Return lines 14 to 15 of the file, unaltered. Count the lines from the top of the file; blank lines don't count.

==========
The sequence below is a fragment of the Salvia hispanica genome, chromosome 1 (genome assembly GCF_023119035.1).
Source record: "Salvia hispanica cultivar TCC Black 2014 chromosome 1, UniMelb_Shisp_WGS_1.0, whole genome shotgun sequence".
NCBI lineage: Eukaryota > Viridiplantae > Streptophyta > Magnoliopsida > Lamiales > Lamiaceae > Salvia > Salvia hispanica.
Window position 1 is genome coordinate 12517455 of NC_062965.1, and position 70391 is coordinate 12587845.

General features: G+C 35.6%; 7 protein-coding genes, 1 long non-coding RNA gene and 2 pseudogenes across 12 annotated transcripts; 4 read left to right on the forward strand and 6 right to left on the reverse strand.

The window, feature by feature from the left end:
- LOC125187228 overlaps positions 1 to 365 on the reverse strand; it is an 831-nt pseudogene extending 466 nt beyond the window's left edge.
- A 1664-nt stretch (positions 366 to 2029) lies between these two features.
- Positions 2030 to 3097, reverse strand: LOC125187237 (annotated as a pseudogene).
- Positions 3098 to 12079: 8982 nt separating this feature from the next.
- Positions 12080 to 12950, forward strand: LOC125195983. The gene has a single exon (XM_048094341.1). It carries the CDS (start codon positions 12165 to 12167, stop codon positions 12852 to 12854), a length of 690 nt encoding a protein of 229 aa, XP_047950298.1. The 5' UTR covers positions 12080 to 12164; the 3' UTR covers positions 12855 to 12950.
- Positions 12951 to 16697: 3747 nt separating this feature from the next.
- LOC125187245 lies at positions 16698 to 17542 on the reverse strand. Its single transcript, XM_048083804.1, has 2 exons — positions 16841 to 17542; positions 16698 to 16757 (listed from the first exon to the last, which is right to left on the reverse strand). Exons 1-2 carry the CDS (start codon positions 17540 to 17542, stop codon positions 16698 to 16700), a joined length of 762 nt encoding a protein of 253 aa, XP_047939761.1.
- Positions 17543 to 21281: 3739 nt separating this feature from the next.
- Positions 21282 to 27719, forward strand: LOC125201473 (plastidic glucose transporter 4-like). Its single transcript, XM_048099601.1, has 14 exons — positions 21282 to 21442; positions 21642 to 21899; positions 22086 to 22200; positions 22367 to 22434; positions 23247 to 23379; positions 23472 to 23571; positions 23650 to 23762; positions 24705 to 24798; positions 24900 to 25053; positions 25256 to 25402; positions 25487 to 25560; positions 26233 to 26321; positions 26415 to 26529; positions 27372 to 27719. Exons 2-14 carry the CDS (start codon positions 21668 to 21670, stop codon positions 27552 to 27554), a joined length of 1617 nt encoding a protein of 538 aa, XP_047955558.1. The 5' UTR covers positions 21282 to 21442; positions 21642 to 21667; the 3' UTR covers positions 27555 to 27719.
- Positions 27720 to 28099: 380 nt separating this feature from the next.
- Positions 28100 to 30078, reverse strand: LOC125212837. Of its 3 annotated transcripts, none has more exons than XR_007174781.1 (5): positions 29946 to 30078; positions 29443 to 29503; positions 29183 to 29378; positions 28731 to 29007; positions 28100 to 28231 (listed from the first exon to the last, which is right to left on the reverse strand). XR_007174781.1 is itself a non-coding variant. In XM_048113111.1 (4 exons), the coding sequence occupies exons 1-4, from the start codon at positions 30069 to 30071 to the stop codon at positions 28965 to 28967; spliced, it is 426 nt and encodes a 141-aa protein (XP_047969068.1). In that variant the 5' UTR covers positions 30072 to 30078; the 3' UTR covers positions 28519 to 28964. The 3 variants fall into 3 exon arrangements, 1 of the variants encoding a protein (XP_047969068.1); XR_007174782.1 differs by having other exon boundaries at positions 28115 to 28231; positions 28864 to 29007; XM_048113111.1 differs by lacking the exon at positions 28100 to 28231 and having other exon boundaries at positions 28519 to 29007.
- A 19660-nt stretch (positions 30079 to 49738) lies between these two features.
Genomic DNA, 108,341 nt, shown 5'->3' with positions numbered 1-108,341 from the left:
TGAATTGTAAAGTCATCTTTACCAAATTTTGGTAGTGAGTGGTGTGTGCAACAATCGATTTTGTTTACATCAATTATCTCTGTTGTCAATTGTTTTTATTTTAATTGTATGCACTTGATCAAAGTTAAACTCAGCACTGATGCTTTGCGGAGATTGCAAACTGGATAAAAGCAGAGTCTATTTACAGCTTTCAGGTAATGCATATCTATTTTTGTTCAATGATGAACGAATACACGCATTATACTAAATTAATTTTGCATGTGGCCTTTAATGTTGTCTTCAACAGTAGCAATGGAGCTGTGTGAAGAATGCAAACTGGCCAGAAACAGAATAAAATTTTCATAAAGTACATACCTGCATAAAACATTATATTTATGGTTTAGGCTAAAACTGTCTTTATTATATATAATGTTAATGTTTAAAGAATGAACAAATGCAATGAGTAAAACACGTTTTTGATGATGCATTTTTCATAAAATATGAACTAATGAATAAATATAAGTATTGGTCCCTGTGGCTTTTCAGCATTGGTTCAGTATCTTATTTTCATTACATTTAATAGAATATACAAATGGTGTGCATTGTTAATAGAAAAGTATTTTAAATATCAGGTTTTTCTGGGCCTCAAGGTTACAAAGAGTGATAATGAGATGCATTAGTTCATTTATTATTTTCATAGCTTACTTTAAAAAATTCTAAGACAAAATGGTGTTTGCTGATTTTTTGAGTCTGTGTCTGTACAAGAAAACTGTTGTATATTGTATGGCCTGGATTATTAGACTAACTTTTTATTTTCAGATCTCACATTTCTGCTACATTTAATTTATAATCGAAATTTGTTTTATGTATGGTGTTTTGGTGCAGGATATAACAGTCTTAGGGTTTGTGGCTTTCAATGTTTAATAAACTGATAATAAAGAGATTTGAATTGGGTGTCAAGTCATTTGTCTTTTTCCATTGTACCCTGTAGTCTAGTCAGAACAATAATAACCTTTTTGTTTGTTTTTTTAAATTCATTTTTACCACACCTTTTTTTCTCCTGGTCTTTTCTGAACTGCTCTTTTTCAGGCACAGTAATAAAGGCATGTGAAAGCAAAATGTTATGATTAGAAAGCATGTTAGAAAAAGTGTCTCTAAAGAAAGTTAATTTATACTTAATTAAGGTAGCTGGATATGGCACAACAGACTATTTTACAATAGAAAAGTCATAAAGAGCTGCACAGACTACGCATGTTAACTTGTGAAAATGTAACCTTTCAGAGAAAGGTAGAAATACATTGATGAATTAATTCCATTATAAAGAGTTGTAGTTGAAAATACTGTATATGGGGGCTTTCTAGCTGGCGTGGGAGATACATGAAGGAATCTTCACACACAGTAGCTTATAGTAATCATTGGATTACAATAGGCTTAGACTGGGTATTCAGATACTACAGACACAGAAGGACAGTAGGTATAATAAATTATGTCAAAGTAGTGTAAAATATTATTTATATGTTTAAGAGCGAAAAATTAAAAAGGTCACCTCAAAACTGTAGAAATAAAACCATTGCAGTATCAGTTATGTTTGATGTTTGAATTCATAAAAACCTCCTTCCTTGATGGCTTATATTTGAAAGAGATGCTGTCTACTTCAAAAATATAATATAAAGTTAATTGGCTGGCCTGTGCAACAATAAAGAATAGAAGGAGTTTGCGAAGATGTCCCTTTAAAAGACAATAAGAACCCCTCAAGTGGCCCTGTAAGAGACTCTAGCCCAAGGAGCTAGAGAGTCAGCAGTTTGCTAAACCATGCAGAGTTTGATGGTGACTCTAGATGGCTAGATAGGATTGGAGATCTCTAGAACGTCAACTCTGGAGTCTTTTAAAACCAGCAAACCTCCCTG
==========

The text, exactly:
- Positions 17543 to 21281: 3739 nt separating this feature from the next.
- Positions 21282 to 27719, forward strand: LOC125201473 (plastidic glucose transporter 4-like). Its single transcript, XM_048099601.1, has 14 exons — positions 21282 to 21442; positions 21642 to 21899; positions 22086 to 22200; positions 22367 to 22434; positions 23247 to 23379; positions 23472 to 23571; positions 23650 to 23762; positions 24705 to 24798; positions 24900 to 25053; positions 25256 to 25402; positions 25487 to 25560; positions 26233 to 26321; positions 26415 to 26529; positions 27372 to 27719. Exons 2-14 carry the CDS (start codon positions 21668 to 21670, stop codon positions 27552 to 27554), a joined length of 1617 nt encoding a protein of 538 aa, XP_047955558.1. The 5' UTR covers positions 21282 to 21442; positions 21642 to 21667; the 3' UTR covers positions 27555 to 27719.